"For Those Who Are Passionate About Reaching The Younger Generation"

Youth Ministry Topics Personal Life of the Youth Worker

Managing Yourself (Part 1)

Mark Tittley

Youth workers must develop their ability to manage themselves if they are going to make it in youth ministry. This will involve paying attention to the following areas of their lives: pursuing spiritual growth; building godly character; developing personal vision; and gaining self-understanding.


Joe, a youth pastor, at Grace Church decided that he would build the best youth ministry that anyone had every seen. He determined that it would be the biggest, most talked-about youth ministry that had ever been planted and grown in that area - in fact maybe even in the whole world. He was willing to spare no effort in the attainment of this goal. As he started to get the youth ministry up and running he chose the best venue for the group to meet in at the church, he had the room painted out with bright colors and placed attractive posters on the wall that youth would love. He arranged for the best catering facilities to ensure that the young people would be well served. He gathered the best program activities for the first few evenings - confident that his programs would be an instant hit with the young people. He launched the first program and the response was excellent. All his hopes had been realized - when people told him how great the event was as they left the venue, he knew that he had a good thing going. Soon, he reasoned his would have the grandest youth group in the city. But suddenly the wheels started to come off. He found that he was battling to handle all the demands placed on his shoulders and was starting to feel irritable and drained. When people came and asked for advice and direction in growing spiritually he found that he had little to offer them. After all he was hardly going anywhere spiritually himself - how could he, he was running this great youth ministry! He had been so busy taking care of all the arrangements and programming details that he had failed to take care of his relationship with the Lord. He realized that it was some time since he had time in his day to spend time with the Lord. He was so busy following up new contacts and gathering even better programs that he had forgotten to do the things that, although they are not seen or applauded by people, would ensure he would stay connected to the Lord and go the distance in youth ministry. If only he had taken the time to build into the unseen parts of his life - his relationship with the Lord - maybe he would not have resigned only six months into what was supposed to be the greatest success story in youth ministry that his town had ever see.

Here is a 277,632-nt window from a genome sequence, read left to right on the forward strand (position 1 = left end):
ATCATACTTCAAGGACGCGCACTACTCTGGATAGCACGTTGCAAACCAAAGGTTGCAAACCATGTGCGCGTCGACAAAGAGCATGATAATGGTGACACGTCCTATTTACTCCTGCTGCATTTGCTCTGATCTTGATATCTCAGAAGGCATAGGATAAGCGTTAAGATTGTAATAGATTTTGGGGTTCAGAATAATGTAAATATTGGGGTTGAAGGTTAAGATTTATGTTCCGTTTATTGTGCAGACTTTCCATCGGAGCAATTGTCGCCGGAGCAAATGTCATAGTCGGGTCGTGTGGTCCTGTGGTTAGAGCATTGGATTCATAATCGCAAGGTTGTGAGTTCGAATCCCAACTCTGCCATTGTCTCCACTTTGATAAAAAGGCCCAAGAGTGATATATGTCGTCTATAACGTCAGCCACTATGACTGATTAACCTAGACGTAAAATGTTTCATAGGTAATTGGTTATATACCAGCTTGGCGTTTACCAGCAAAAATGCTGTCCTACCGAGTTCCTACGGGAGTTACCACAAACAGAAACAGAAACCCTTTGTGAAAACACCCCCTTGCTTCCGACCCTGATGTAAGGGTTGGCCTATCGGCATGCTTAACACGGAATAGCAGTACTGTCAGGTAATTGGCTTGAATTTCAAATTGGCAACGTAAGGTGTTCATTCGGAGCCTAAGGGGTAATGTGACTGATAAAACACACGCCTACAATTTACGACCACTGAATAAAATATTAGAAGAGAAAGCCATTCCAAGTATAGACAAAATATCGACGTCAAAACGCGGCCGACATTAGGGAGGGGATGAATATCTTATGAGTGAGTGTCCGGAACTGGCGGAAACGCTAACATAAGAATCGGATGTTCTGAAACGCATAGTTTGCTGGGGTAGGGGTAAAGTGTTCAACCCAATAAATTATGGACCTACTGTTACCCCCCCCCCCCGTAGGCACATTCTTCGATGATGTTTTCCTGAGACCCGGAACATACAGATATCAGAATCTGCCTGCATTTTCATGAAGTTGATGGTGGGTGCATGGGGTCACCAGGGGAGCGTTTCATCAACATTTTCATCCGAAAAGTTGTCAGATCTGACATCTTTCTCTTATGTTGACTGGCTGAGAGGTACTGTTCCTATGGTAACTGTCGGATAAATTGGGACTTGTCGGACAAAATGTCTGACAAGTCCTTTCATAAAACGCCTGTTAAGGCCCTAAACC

Any strategy for ministry or model of ministry will depend to a large extent on the spiritual state of the leaders. In order to minister effectively among youth, a youth pastor needs to keep growing spiritually. This is done through:

A. Having Daily Devotions

There must be some time set aside EVERY day to meet with the Lord - to read God's Word; to reflect on how it applies to one's life; to journal thoughts, impressions or resolutions; and to pray. Youth workers cannot hope to lead people into a deepening relationship with Christ if they neglect the basics of an intimate relationship with Him.

B. Practicing God's Presence

While a regular daily devotional time is essential, it does not replace the need to commune with God throughout the day. The discipline of continually turning to God in one's mind and heart is crucial to sustaining a vital and growing relationship. Clement of Alexandria said: "All of our life is a festival, being persuaded that God is everywhere present on all sides, we praise Him as we till the ground, we sing hymns as we till the ground, we sing hymns as we sow the seed, we feel His inspiration in all we do." What a challenge to integrate our relationship with God into even the most mundane of earthly activities. Reading the Christian classic by Brother Lawrence, entitled The Practice of the Presence of God, will help in the development of this discipline.

C. Taking Spiritual Retreats

While daily devotions and practicing God's presence are crucial for maintaining intimacy with God they do not replace the need for regular extended times alone with God. A weekly time away should be built into the schedule - a time where there is silence, soul-searching, prayer and reading.

D. Dealing with Sin